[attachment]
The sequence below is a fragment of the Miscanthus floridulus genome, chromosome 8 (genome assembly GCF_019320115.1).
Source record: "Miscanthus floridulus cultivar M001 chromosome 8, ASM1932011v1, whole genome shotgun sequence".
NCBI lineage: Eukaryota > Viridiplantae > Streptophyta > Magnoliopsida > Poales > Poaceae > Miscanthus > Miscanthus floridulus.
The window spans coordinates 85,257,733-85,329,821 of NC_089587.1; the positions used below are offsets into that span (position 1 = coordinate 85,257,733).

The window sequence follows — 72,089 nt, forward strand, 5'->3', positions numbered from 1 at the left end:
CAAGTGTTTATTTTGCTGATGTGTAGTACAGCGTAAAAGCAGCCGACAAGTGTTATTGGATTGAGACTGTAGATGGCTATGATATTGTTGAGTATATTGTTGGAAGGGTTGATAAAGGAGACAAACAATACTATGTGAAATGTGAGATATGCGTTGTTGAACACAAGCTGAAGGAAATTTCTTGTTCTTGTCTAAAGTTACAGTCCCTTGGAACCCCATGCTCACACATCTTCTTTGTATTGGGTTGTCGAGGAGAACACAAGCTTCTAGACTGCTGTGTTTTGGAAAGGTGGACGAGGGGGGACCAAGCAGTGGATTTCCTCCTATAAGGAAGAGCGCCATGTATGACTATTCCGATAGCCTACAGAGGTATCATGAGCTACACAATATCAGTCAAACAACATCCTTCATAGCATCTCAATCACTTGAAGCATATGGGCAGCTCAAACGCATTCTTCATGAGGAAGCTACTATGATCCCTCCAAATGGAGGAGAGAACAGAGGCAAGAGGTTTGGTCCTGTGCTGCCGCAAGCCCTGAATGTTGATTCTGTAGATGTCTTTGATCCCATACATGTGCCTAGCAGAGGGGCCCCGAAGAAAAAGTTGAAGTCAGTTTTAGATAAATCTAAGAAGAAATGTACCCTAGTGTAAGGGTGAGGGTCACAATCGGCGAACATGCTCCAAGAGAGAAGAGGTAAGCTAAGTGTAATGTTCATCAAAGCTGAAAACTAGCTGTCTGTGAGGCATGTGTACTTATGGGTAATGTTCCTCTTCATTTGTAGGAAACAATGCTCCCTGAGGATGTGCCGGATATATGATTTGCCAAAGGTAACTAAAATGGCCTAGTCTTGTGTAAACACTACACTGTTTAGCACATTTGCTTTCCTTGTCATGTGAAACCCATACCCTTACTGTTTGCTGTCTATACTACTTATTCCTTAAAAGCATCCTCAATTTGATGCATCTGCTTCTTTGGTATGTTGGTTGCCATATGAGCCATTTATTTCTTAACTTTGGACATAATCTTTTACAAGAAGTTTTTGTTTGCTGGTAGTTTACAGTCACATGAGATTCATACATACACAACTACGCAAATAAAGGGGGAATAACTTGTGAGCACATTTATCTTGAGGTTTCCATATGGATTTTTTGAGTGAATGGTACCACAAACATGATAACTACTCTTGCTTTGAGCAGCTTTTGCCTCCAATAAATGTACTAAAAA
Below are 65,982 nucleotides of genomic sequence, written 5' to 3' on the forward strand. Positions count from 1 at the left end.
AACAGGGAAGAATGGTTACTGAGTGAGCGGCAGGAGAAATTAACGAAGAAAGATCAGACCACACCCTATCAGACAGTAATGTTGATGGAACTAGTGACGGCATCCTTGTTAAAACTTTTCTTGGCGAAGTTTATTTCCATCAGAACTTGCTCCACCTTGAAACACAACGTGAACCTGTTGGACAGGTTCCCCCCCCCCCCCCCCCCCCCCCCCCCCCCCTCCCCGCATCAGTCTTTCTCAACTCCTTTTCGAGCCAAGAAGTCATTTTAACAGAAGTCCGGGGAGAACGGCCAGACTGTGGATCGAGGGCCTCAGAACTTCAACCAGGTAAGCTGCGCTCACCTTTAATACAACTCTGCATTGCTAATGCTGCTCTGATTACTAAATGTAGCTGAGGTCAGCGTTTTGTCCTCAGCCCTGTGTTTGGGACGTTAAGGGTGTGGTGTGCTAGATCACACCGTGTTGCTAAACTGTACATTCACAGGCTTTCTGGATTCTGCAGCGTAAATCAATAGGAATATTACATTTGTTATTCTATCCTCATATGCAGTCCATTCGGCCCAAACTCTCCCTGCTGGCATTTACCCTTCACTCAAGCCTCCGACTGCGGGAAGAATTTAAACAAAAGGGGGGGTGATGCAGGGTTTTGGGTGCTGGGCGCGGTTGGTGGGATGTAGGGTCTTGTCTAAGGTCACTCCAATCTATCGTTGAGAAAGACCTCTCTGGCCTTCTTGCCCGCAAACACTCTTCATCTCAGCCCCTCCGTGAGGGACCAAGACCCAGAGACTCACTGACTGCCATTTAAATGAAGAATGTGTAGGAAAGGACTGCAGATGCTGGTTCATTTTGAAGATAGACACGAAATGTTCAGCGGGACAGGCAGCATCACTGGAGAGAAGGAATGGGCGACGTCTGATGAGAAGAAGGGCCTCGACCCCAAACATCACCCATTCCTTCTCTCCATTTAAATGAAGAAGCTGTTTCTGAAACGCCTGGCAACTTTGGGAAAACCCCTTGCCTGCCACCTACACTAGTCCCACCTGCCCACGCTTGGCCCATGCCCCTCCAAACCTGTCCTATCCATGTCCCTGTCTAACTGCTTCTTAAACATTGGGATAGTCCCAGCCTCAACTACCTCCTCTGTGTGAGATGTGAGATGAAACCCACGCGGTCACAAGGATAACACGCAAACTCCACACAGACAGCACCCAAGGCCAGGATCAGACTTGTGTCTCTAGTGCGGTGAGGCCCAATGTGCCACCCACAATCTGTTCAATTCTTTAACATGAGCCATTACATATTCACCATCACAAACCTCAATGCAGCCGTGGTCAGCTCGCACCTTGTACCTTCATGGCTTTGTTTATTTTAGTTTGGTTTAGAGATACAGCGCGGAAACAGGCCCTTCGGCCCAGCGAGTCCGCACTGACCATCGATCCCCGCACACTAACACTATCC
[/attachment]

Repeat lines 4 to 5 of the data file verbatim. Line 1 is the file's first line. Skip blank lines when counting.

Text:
The window spans coordinates 85,257,733-85,329,821 of NC_089587.1; the positions used below are offsets into that span (position 1 = coordinate 85,257,733).

The window sequence follows — 72,089 nt, forward strand, 5'->3', positions numbered from 1 at the left end: